The try-finally Statement
The try-finally statement is a Microsoft extension to the C language that enables applications to guarantee execution of cleanup code when execution of a block of code is interrupted. Cleanup consists of such tasks as deallocating memory, closing files, and releasing file handles. The try-finally statement is especially useful for routines that have several places where a check is made for an error that could cause premature return from the routine.
The compound statement after the __try clause is the guarded section. The compound statement after the __finally clause is the termination handler. The handler specifies a set of actions that execute when the guarded section is exited, whether the guarded section is exited by an exception (abnormal termination) or by standard fall through (normal termination).
Control reaches a __try statement by simple sequential execution (fall through). When control enters the __try statement, its associated handler becomes active. Execution proceeds as follows:
The guarded section is executed.
The termination handler is invoked.
When the termination handler completes, execution continues after the __finally statement. Regardless of how the guarded section ends (for example, via a goto statement out of the guarded body or via a return statement), the termination handler is executed before the flow of control moves out of the guarded section.
The __leave keyword is valid within a try-finally statement block. The effect of __leave is to jump to the end of the try-finally block. The termination handler is immediately executed. Although a goto statement can be used to accomplish the same result, a goto statement causes stack unwinding. The __leave statement is more efficient because it does not involve stack unwinding.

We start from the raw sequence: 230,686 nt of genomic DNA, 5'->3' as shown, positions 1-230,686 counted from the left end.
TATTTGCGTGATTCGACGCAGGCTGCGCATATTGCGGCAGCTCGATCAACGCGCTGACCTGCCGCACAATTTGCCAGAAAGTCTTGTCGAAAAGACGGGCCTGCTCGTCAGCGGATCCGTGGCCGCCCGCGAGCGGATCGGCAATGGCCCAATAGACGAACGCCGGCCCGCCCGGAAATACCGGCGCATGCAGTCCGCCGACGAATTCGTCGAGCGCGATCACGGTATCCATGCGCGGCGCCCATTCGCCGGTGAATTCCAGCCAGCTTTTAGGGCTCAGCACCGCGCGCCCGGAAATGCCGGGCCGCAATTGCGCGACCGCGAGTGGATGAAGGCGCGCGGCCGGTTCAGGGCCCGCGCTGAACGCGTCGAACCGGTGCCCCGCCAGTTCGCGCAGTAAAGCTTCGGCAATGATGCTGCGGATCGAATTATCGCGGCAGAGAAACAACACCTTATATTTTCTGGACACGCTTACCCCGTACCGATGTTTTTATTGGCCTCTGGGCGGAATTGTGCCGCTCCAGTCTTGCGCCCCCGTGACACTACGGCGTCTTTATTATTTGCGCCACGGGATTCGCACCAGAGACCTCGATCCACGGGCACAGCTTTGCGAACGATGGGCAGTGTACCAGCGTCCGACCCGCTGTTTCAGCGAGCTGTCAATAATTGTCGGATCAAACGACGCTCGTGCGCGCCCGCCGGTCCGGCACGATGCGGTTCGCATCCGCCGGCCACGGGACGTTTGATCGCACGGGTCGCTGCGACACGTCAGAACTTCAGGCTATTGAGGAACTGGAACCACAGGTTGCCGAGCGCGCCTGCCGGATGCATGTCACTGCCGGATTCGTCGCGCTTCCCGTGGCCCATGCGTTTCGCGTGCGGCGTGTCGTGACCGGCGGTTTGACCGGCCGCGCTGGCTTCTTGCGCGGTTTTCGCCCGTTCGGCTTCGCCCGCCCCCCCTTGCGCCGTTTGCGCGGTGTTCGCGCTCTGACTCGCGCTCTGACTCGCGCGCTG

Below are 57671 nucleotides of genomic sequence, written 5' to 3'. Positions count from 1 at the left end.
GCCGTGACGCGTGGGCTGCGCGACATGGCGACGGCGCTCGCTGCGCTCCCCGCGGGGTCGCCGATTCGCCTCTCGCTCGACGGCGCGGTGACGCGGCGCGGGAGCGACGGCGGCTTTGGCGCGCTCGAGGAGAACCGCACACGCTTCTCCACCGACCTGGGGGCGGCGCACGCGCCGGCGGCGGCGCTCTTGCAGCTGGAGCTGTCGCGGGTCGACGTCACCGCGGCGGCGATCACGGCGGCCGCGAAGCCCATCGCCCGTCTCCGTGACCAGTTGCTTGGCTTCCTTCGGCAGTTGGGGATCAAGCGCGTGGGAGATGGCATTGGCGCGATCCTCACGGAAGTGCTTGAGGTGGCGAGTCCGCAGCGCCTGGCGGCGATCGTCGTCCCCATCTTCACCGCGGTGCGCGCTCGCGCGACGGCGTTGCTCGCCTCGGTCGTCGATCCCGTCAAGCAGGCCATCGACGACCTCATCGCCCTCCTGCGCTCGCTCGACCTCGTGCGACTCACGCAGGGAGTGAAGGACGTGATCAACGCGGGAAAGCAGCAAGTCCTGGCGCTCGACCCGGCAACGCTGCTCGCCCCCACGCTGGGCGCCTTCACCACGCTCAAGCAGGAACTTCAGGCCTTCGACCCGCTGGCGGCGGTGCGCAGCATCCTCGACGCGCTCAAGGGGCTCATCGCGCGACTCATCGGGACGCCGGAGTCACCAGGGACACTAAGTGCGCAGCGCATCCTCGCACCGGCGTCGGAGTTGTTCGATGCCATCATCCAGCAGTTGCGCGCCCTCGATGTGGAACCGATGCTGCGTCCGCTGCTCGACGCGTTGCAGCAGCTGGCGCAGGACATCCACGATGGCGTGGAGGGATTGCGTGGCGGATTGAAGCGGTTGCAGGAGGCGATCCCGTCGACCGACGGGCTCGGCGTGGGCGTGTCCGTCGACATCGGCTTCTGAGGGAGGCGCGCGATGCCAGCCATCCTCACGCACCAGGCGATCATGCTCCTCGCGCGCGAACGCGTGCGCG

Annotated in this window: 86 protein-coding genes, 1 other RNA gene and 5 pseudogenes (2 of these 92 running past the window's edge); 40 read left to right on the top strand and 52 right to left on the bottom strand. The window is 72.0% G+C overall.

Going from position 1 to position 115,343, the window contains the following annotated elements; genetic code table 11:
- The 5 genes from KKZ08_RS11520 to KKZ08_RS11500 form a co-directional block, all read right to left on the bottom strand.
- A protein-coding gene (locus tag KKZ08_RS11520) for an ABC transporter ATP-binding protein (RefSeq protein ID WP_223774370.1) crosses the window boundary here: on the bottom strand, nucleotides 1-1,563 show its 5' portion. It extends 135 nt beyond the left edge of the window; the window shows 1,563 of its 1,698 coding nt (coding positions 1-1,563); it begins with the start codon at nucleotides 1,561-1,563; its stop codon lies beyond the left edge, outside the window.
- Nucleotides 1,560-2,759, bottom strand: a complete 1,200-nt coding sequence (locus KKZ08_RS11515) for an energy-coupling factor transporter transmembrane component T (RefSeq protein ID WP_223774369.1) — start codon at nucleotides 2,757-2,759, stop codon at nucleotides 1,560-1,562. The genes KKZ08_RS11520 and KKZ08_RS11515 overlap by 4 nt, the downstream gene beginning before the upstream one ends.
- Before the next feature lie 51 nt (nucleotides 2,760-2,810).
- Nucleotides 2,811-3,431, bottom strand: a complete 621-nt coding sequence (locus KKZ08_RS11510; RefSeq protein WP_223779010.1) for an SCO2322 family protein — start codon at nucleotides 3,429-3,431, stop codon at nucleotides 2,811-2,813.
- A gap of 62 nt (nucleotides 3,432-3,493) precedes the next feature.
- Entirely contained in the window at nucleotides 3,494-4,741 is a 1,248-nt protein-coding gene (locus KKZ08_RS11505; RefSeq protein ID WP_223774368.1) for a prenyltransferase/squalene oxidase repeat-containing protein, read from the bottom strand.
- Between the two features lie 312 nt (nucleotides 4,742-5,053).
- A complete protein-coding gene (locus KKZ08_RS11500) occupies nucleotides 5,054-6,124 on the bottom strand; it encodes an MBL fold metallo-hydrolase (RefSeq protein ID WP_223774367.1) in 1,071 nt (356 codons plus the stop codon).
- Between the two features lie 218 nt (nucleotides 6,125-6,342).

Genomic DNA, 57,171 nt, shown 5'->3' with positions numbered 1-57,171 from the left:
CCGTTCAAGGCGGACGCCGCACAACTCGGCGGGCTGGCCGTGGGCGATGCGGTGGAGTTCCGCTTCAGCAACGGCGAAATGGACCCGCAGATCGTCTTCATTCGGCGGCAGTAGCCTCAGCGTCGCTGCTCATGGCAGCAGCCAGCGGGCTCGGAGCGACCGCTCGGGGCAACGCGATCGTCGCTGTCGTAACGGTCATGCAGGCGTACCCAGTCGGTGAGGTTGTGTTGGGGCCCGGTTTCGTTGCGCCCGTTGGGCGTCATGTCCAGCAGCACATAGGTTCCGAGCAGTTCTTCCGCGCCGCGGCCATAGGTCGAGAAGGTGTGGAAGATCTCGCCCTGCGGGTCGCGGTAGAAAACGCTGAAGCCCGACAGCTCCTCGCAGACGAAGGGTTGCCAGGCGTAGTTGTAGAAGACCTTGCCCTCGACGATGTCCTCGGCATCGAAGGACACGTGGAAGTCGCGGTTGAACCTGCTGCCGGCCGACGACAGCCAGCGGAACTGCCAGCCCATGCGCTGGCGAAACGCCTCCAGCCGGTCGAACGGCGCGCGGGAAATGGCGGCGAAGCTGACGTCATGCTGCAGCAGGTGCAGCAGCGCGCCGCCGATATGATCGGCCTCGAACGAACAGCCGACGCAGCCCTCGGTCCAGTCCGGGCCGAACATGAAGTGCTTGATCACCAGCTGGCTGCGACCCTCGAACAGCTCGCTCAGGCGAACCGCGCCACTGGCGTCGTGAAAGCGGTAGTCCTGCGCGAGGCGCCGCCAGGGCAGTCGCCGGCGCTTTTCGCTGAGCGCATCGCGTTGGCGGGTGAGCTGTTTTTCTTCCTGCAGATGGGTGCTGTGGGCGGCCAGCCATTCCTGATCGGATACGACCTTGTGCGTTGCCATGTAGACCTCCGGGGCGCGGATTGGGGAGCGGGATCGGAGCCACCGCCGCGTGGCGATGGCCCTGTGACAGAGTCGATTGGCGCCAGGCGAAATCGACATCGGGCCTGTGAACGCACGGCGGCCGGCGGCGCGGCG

Exiting a try-finally statement using a return statement or the longjmp run-time function is considered abnormal termination. It is illegal to jump into a __try statement, but legal to jump out of one. All __finally statements that are active between the point of departure and the destination must be run. This is called a "local unwind."
The termination handler is not called if a process is killed while executing a try-finally statement.
Structured exception handling works with C and C++ source files. However, it is not specifically designed for C++. You can ensure that your code is more portable by using C++ exception handling. Also, the C++ exception handling mechanism is much more flexible, in that it can handle exceptions of any type.
For C++ programs, C++ exception handling should be used instead of structured exception handling. For more information, see Exception Handling in the C++ Language Reference.
See the example for the try-except statement to see how the try-finally statement works.
END Microsoft Specific